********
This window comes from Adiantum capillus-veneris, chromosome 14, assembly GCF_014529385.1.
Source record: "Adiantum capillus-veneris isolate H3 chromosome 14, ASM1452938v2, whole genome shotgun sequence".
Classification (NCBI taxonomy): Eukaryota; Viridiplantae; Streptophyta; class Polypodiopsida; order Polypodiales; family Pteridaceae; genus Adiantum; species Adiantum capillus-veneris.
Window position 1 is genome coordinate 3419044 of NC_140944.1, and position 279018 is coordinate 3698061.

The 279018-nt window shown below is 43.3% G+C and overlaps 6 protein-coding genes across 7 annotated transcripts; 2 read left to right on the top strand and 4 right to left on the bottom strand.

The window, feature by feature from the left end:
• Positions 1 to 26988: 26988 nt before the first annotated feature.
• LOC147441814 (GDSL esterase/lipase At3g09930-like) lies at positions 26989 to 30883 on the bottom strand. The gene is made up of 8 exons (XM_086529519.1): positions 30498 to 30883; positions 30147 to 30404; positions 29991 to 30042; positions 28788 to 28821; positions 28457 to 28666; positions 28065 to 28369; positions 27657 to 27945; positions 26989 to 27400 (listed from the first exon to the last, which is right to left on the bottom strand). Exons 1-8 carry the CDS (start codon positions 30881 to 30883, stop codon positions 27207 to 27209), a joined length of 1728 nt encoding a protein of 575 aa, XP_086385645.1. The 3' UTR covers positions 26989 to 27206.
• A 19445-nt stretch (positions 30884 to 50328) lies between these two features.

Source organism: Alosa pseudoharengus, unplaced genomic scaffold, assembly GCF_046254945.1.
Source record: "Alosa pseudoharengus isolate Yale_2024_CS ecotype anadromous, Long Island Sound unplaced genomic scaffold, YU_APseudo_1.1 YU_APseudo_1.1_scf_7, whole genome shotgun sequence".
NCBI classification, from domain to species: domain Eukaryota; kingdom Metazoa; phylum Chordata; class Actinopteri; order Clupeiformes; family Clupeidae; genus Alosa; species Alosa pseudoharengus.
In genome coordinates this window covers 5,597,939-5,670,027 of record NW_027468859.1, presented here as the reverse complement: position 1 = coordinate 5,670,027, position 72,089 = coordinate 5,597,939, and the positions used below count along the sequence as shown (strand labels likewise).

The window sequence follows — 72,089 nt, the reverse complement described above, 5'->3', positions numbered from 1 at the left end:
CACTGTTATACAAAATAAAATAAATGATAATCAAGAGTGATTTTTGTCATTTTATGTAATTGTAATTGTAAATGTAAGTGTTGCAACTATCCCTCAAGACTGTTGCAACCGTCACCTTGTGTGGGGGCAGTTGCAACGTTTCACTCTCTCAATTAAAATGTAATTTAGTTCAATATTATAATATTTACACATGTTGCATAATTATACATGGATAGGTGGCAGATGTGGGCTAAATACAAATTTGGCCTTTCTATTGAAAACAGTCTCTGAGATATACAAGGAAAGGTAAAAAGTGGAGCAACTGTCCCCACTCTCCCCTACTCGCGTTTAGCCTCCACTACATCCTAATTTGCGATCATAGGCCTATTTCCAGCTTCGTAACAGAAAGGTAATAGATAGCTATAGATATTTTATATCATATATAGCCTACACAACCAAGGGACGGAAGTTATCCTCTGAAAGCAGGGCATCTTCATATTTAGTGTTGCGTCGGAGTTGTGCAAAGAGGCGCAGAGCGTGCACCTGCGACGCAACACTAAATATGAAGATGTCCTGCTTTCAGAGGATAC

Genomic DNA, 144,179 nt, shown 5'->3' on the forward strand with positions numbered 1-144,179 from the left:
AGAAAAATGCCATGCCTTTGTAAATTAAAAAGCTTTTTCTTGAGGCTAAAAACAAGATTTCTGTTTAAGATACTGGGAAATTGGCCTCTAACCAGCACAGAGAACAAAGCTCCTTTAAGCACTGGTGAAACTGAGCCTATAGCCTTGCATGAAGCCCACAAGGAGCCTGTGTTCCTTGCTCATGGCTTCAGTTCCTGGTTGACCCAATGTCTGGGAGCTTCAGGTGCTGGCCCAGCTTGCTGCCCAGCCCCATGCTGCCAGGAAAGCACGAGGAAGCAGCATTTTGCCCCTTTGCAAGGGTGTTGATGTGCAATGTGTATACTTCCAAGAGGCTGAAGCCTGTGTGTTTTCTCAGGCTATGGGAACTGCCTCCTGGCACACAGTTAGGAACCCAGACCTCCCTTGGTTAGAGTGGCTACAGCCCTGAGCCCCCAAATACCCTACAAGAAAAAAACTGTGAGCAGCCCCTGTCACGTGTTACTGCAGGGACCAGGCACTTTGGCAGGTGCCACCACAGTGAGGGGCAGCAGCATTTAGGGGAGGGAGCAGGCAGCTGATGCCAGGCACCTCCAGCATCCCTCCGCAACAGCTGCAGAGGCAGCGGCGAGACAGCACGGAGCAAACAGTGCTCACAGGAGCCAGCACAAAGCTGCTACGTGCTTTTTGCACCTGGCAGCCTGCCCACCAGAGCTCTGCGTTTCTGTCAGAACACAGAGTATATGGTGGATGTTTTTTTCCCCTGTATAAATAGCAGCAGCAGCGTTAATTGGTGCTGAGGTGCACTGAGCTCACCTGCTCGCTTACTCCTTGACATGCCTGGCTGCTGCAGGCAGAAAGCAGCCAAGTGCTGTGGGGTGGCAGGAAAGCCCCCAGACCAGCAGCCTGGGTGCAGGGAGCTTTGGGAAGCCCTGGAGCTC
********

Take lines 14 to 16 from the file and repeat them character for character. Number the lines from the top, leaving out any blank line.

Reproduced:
The window sequence follows — 72,089 nt, the reverse complement described above, 5'->3', positions numbered from 1 at the left end:
CACTGTTATACAAAATAAAATAAATGATAATCAAGAGTGATTTTTGTCATTTTATGTAATTGTAATTGTAAATGTAAGTGTTGCAACTATCCCTCAAGACTGTTGCAACCGTCACCTTGTGTGGGGGCAGTTGCAACGTTTCACTCTCTCAATTAAAATGTAATTTAGTTCAATATTATAATATTTACACATGTTGCATAATTATACATGGATAGGTGGCAGATGTGGGCTAAATACAAATTTGGCCTTTCTATTGAAAACAGTCTCTGAGATATACAAGGAAAGGTAAAAAGTGGAGCAACTGTCCCCACTCTCCCCTACTCGCGTTTAGCCTCCACTACATCCTAATTTGCGATCATAGGCCTATTTCCAGCTTCGTAACAGAAAGGTAATAGATAGCTATAGATATTTTATATCATATATAGCCTACACAACCAAGGGACGGAAGTTATCCTCTGAAAGCAGGGCATCTTCATATTTAGTGTTGCGTCGGAGTTGTGCAAAGAGGCGCAGAGCGTGCACCTGCGACGCAACACTAAATATGAAGATGTCCTGCTTTCAGAGGATAC

Genomic DNA, 144,179 nt, shown 5'->3' on the forward strand with positions numbered 1-144,179 from the left: